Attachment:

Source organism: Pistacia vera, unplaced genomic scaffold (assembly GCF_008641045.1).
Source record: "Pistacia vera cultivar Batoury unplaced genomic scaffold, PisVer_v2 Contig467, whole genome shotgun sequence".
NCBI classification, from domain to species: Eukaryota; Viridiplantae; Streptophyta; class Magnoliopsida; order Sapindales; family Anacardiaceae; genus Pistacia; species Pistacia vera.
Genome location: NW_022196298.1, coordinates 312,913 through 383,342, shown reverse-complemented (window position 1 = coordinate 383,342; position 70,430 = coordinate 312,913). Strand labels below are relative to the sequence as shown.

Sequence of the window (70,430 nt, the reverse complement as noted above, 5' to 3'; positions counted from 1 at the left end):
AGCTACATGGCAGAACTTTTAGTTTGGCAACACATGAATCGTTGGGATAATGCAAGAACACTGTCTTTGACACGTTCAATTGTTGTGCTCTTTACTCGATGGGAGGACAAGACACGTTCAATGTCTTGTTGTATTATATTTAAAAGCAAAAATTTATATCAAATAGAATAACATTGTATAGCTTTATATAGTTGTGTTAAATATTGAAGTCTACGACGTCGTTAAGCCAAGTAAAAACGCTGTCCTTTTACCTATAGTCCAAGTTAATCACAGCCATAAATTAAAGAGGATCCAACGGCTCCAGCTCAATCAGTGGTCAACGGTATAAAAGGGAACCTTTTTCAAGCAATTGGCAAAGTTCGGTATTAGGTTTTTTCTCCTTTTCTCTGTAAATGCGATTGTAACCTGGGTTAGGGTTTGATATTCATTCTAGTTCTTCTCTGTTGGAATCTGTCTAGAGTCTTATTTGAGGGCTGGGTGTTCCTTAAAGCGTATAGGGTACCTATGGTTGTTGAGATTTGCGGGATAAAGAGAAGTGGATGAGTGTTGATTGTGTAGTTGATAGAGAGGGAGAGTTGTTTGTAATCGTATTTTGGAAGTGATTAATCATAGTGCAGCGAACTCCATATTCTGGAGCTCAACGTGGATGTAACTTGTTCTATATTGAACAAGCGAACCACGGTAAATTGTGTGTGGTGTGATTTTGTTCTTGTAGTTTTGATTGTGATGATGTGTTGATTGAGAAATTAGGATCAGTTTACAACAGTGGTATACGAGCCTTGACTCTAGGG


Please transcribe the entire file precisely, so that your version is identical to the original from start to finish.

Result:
Source organism: Pistacia vera, unplaced genomic scaffold (assembly GCF_008641045.1).
Source record: "Pistacia vera cultivar Batoury unplaced genomic scaffold, PisVer_v2 Contig467, whole genome shotgun sequence".
NCBI classification, from domain to species: Eukaryota; Viridiplantae; Streptophyta; class Magnoliopsida; order Sapindales; family Anacardiaceae; genus Pistacia; species Pistacia vera.
Genome location: NW_022196298.1, coordinates 312,913 through 383,342, shown reverse-complemented (window position 1 = coordinate 383,342; position 70,430 = coordinate 312,913). Strand labels below are relative to the sequence as shown.

Sequence of the window (70,430 nt, the reverse complement as noted above, 5' to 3'; positions counted from 1 at the left end):
AGCTACATGGCAGAACTTTTAGTTTGGCAACACATGAATCGTTGGGATAATGCAAGAACACTGTCTTTGACACGTTCAATTGTTGTGCTCTTTACTCGATGGGAGGACAAGACACGTTCAATGTCTTGTTGTATTATATTTAAAAGCAAAAATTTATATCAAATAGAATAACATTGTATAGCTTTATATAGTTGTGTTAAATATTGAAGTCTACGACGTCGTTAAGCCAAGTAAAAACGCTGTCCTTTTACCTATAGTCCAAGTTAATCACAGCCATAAATTAAAGAGGATCCAACGGCTCCAGCTCAATCAGTGGTCAACGGTATAAAAGGGAACCTTTTTCAAGCAATTGGCAAAGTTCGGTATTAGGTTTTTTCTCCTTTTCTCTGTAAATGCGATTGTAACCTGGGTTAGGGTTTGATATTCATTCTAGTTCTTCTCTGTTGGAATCTGTCTAGAGTCTTATTTGAGGGCTGGGTGTTCCTTAAAGCGTATAGGGTACCTATGGTTGTTGAGATTTGCGGGATAAAGAGAAGTGGATGAGTGTTGATTGTGTAGTTGATAGAGAGGGAGAGTTGTTTGTAATCGTATTTTGGAAGTGATTAATCATAGTGCAGCGAACTCCATATTCTGGAGCTCAACGTGGATGTAACTTGTTCTATATTGAACAAGCGAACCACGGTAAATTGTGTGTGGTGTGATTTTGTTCTTGTAGTTTTGATTGTGATGATGTGTTGATTGAGAAATTAGGATCAGTTTACAACAGTGGTATACGAGCCTTGACTCTAGGG